Analysing terrain data
The exposure grade describes the potential consequences of falling or slipping off the path.
Low Exposure: The path is on completely flat land and potential injury is limited to falling over.
Medium Exposure: The trail contains some obstacles such as outcroppings and rock which could cause injury.
High Exposure: Some trail sections have exposed ledges or steep ascents/descents where falling could cause serious injury.
Extreme Exposure: Some trail sections are extremely exposed where falling will almost certainly result in serious injury or death.
Much of Moab’s trail development in recent years has taken place in and around the Navajo Rocks area.
In fact, a decade ago “Navajo Rocks” didn’t exist.
This zone has been built from the ground up by mountain bikers, for mountain bikers.
Singletrack connections now exist to 7 Up, Mag 7, and more, meaning you could theoretically ride from downtown Moab to Navajo Rocks and back on singletrack.
Theoretically… In actual practice, Navajo Rocks functions as its own riding zone due to its location about 24 miles outside of downtown Moab.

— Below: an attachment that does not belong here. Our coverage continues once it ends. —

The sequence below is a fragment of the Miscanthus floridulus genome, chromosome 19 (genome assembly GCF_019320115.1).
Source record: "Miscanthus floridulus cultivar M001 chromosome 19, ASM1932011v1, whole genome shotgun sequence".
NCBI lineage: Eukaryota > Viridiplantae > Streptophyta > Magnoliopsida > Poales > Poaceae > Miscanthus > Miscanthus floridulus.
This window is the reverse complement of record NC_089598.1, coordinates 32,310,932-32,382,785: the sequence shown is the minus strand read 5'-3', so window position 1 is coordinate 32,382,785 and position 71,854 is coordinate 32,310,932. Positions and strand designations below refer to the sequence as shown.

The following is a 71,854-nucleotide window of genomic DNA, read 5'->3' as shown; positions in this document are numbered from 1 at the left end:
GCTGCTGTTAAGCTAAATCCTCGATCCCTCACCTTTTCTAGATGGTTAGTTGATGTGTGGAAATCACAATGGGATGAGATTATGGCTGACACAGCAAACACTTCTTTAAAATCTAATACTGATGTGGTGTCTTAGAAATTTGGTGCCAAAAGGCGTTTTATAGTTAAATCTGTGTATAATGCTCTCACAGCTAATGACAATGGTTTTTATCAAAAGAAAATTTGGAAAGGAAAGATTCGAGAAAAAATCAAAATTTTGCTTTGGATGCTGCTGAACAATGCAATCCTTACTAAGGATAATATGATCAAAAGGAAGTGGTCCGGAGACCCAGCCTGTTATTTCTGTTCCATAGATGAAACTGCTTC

The singletrack is located on a rise that provides expansive views of the entire region.
The riding here is new school in that it incorporates some sweet singletrack and creative line choices as the trail snakes through the rocks and along slickrock shelves.
But it’s still classic Moab: the newer-style singletrack sections lead to slabby slickrock with ledges and drops, with Moab's iconic spray painted dots guiding your way. Most of Navajo Rocks should be rideable by a confident intermediate rider, although some sections exceed.
As with most of Moab’s slickrock riding, in many ways the ride is as difficult as you make it.
Air off the ledge, or roll it? It’s your choice.
Straight line, or switchback down the rock? Again, it’s up to you.
No matter which loop you choose, or even if you decide to ride both, you’ll be treated to a combination of flowy singletrack, challenging rocks, and scenic views in every direction!